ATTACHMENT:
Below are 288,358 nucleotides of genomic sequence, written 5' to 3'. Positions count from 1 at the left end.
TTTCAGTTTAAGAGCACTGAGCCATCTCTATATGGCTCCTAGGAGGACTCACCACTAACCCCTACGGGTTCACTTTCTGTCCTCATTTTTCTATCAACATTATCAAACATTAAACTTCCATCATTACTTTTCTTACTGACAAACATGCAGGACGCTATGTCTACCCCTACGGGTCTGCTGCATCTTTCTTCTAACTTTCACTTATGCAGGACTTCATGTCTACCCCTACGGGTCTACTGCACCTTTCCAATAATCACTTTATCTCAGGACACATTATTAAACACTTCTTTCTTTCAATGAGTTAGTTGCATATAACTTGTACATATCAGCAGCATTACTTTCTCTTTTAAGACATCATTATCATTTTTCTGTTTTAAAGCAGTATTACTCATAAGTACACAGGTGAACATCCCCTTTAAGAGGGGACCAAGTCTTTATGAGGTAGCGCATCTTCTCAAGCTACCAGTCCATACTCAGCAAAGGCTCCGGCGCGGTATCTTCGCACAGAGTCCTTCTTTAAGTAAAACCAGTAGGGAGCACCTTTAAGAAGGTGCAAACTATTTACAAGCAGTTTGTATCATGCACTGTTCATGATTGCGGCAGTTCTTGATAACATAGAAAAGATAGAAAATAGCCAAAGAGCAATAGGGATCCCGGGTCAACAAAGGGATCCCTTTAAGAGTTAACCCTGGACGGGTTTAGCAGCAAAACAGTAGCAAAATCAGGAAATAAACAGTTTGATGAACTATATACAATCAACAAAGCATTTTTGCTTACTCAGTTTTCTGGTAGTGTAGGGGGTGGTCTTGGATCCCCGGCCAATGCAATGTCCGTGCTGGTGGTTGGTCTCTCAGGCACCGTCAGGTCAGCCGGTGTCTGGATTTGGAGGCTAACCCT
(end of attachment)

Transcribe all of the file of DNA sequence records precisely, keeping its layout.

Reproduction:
Below are 288,358 nucleotides of genomic sequence, written 5' to 3'. Positions count from 1 at the left end.
TTTCAGTTTAAGAGCACTGAGCCATCTCTATATGGCTCCTAGGAGGACTCACCACTAACCCCTACGGGTTCACTTTCTGTCCTCATTTTTCTATCAACATTATCAAACATTAAACTTCCATCATTACTTTTCTTACTGACAAACATGCAGGACGCTATGTCTACCCCTACGGGTCTGCTGCATCTTTCTTCTAACTTTCACTTATGCAGGACTTCATGTCTACCCCTACGGGTCTACTGCACCTTTCCAATAATCACTTTATCTCAGGACACATTATTAAACACTTCTTTCTTTCAATGAGTTAGTTGCATATAACTTGTACATATCAGCAGCATTACTTTCTCTTTTAAGACATCATTATCATTTTTCTGTTTTAAAGCAGTATTACTCATAAGTACACAGGTGAACATCCCCTTTAAGAGGGGACCAAGTCTTTATGAGGTAGCGCATCTTCTCAAGCTACCAGTCCATACTCAGCAAAGGCTCCGGCGCGGTATCTTCGCACAGAGTCCTTCTTTAAGTAAAACCAGTAGGGAGCACCTTTAAGAAGGTGCAAACTATTTACAAGCAGTTTGTATCATGCACTGTTCATGATTGCGGCAGTTCTTGATAACATAGAAAAGATAGAAAATAGCCAAAGAGCAATAGGGATCCCGGGTCAACAAAGGGATCCCTTTAAGAGTTAACCCTGGACGGGTTTAGCAGCAAAACAGTAGCAAAATCAGGAAATAAACAGTTTGATGAACTATATACAATCAACAAAGCATTTTTGCTTACTCAGTTTTCTGGTAGTGTAGGGGGTGGTCTTGGATCCCCGGCCAATGCAATGTCCGTGCTGGTGGTTGGTCTCTCAGGCACCGTCAGGTCAGCCGGTGTCTGGATTTGGAGGCTAACCCT